By Kenneth Hudson
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Additional resources for A Dictionary of the Teenage Revolution and its Aftermath
Bins. Glasses, spectacles. This abbreviation of 'binoculars', not found in the USA, has been popular since the 1960s among British schoolchildren and older teenagers who have left school. It is rarely used by people over the age of 25 and, even then, almost exclusively by journalists, as in 'Ian Page's near-secret, near-sighted bins' (Sounds, 1 Dec1979). Biog. History, biography. The abbreviation, of very recent origin, is virtually confined to journalists and public relations people, usually with the implication that the work in question is a run-of-the-mill affair and not to be taken terribly seriously.
A rocker, greaser, literally someone who rides a motorbike. The implication is always that the person in question is not one of society's more respectable or peaceful members - 'The bikers were there in force' (New Society, 24 May 1979)- and the word is much more likely to be used about the bikers than by the bikers themselves. Very much a British usage. Bill. The police, a more widely heard euphemism being 'the old Bill'. During World War I 'Old Bill' was a veteran, an old soldier, who was usually depicted with heavy, drooping whiskers.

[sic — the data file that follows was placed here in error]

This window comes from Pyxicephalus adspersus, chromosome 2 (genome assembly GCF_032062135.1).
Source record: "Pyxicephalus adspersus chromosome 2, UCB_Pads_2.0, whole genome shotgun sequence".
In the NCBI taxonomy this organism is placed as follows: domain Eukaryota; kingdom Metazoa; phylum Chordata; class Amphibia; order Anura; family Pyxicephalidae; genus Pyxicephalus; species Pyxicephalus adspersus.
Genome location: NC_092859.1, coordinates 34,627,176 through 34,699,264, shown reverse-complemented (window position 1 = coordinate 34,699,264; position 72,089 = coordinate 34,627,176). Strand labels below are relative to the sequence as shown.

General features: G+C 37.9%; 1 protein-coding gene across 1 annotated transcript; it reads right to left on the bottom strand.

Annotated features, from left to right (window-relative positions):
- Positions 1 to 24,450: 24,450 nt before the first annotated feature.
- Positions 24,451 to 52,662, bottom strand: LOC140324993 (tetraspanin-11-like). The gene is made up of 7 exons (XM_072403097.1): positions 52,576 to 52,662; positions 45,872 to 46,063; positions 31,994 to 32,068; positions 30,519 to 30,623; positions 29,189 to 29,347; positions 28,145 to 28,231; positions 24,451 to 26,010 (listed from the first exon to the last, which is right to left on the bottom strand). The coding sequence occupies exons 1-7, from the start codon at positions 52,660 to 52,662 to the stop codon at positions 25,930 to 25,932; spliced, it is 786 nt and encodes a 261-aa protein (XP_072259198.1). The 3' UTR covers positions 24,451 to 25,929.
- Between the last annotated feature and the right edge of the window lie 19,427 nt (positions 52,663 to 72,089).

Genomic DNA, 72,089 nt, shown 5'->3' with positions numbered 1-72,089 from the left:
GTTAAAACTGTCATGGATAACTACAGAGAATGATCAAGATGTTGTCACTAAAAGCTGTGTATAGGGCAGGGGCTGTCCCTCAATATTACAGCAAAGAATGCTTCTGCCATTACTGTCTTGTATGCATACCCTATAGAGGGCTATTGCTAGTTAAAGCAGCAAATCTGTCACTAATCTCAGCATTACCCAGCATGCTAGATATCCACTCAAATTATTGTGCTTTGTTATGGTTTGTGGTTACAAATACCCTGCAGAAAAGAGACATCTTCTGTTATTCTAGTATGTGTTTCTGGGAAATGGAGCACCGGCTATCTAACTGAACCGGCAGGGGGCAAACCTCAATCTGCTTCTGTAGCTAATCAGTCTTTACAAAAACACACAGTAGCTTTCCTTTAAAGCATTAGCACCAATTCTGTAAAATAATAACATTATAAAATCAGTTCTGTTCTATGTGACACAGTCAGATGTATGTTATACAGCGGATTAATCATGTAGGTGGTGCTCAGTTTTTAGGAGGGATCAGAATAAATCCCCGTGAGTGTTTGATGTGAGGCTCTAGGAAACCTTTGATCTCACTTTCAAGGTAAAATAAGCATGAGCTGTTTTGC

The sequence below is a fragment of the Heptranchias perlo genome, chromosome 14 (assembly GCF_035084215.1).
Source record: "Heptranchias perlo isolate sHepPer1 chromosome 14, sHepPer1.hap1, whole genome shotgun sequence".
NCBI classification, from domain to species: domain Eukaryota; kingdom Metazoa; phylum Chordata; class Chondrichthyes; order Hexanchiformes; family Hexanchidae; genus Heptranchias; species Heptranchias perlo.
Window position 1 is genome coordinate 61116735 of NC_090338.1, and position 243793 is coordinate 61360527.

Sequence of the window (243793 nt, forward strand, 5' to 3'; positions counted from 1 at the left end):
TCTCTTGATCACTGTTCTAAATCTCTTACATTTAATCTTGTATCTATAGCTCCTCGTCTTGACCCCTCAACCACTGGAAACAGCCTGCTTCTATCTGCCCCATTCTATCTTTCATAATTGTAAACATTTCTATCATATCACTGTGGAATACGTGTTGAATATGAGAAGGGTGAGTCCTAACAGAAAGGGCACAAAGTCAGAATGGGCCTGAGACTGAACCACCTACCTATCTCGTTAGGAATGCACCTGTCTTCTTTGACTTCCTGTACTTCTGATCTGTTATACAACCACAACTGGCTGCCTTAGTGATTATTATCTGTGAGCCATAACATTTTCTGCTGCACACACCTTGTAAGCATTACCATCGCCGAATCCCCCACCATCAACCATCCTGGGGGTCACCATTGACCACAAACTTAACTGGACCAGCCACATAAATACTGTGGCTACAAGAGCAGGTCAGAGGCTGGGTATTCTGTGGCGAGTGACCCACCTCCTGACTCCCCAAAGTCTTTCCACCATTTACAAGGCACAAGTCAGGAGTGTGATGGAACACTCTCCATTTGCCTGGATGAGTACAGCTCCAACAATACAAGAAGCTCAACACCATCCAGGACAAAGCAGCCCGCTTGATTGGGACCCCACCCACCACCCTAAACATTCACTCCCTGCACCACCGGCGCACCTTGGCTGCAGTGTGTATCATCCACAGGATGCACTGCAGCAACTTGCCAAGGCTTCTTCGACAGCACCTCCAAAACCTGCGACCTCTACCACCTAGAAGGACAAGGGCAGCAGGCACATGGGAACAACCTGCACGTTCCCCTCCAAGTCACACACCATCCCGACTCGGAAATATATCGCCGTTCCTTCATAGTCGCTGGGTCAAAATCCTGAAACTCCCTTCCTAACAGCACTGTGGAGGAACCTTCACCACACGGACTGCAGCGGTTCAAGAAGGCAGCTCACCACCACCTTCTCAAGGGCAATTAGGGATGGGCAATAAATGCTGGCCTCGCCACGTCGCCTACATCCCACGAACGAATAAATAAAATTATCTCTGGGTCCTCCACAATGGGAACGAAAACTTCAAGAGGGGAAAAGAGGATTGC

Breadless. Penniless, without money to buy bread. The word and the basic meaning have existed in English since the 14th century, but it has gained much wider currency in recent years with the popularity of the word BREAD. Nowadays, for this reason, it has a different flavour from the one which belonged to it for the first six centuries of its life. 'The breadless are the nastiest and most primitive beings in the city' (Home Grown, No. 2, 1977) conveys the modern, not the medieval or Victorian shade of meaning.